State v. Isom, 243 N.C. 164 (1955)

Nov. 23, 1955 · Supreme Court of North Carolina
243 N.C. 164


(Filed 23 November, 1955.)

1. Automobiles § 72—

Evidence that defendant was found about two blocks from tbe scene of a wreck, leaning against bis car, wbicb bad been damaged, that defendant was bigbly intoxicated and all bis companions bad been drinking, and testimony that defendant stated that be bad been driving, is held sufficient, considered in tbe light most favorable to tbe State, to be submitted to tbe jury in a prosecution for driving while under tbe influence of intoxicating liquor.

2. Criminal Law § 33—

Ordinarily, tbe confession of an accused is not rendered inadmissible by tbe fact that he was intoxicated when it was made, but tbe extent of bis intoxication is relevant, and tbe weight, if any, to be given bis statement under tbe circumstances is exclusively for the determination of tbe jury.

3. Criminal Law § 53d—

Tbe evidence disclosed that defendant was intoxicated at tbe time of making a confession of facts tending to incriminate him. Tbe record disclosed that tbe jury requested additional instructions as to whether it had tbe power to convict on tbe statement of a drunk man, to wbicb tbe court stated that tbe defendant would have to be crazy or insane not to remember what be bad said from one day to tbe next. Held: The jury was entitled to an instruction as to their duty to determine tbe weight to be given tbe incriminating statement, and tbe instruction was not responsive to tbe jury’s inquiry and was bigbly prejudicial.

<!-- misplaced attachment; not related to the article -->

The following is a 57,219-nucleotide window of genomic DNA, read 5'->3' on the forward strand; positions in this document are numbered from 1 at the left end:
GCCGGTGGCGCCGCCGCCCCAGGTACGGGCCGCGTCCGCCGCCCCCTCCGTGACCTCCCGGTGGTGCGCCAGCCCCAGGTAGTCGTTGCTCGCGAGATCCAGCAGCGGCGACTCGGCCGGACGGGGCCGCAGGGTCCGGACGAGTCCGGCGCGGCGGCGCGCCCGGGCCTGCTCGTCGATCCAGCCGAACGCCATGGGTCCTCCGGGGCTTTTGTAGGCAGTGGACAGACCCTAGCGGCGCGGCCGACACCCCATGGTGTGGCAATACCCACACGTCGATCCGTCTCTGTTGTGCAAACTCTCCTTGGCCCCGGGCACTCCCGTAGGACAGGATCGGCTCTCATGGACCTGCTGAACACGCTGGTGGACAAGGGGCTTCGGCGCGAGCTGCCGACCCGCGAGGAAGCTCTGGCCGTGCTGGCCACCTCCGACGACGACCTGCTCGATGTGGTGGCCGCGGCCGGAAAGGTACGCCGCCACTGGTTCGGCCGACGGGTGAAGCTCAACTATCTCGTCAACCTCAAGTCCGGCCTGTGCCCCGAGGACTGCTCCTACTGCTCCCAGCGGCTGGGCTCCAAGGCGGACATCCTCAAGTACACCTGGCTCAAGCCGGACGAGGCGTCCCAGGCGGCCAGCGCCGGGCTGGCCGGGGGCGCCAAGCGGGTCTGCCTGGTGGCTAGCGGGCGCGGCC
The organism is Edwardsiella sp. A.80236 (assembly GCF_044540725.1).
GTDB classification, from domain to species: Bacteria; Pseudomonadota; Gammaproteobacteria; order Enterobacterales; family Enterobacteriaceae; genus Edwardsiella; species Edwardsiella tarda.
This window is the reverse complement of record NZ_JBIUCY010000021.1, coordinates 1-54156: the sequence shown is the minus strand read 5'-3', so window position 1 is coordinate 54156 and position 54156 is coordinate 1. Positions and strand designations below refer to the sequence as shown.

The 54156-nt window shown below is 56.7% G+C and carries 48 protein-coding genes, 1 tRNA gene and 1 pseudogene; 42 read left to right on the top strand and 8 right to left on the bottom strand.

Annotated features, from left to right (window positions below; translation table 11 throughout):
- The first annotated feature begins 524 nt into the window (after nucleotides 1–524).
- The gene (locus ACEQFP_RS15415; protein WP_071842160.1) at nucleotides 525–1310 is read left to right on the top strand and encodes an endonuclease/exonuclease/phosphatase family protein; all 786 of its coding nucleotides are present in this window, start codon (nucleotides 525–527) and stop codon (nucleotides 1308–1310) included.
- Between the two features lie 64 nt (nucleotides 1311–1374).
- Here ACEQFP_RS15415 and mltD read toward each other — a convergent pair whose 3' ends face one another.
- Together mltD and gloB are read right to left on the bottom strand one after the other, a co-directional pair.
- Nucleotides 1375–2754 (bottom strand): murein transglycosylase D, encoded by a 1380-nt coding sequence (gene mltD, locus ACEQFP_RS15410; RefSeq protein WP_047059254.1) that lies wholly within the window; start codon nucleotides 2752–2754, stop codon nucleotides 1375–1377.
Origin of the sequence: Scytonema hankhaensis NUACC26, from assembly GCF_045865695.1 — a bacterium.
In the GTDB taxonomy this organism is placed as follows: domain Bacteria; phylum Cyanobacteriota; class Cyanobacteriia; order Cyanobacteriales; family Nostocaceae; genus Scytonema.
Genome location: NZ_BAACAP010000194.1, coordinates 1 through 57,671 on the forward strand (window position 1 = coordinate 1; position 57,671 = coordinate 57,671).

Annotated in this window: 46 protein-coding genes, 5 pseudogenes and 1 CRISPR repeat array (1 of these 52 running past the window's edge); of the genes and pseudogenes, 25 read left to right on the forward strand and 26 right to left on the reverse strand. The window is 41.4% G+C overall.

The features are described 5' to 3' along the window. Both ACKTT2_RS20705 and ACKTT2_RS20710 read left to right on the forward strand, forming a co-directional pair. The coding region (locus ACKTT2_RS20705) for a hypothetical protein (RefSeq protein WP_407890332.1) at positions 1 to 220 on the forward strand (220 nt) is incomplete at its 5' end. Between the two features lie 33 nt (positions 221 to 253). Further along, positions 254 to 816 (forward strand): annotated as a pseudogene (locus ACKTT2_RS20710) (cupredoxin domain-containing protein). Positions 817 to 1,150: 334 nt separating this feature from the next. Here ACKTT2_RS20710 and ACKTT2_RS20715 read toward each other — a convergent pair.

Higgins, J., took no part in tbe consideration or decision of this case.

Appeal by defendant from Armstrong, J., 6 April Term, 1955, of RANDOLPH.

Criminal prosecution upon bill of indictment charging operation of a motor vehicle upon the public highway while-under the influence of intoxicating liquor.

The State’s evidence tended to show:

An automobile wreck occurred on East Salisbury Street, Asheboro, on 14 August, 1954, at about 12:30 a.m. When the officers arrived at the scene, defendant was not there.

The officers found defendant about two blocks from the scene of the wreck. He was leaning against his 1950 Plymouth car. The car was sitting on the edge of a dirt road, the back wheels some three feet from the paved highway. The front of the Plymouth was knocked in against the wheels and the wheels would not turn. Three or four “other fellows” were with defendant. All had been drinking.

Two officers testified that defendant stated that he had been driving the car.

*165One officer testified: “The defendant was very drunk.” “He lay down a while.” “He was not passed out but he was in a pretty drunken condition, obviously he was very clogged up.” “I don’t know whether he knew what I was referring to.”

Another officer testified: “He (defendant) was very much intoxicated. He would have to hold to something in order to move.” “I do not know whether he knew what he was talking about or not.”

Another officer, who saw defendant some twenty minutes later, testified: “He was intoxicated, and talking slow and incoherently. I think he had judgment enough to know what he was talking about.” “I do not know whether he realized what place he was talking about.”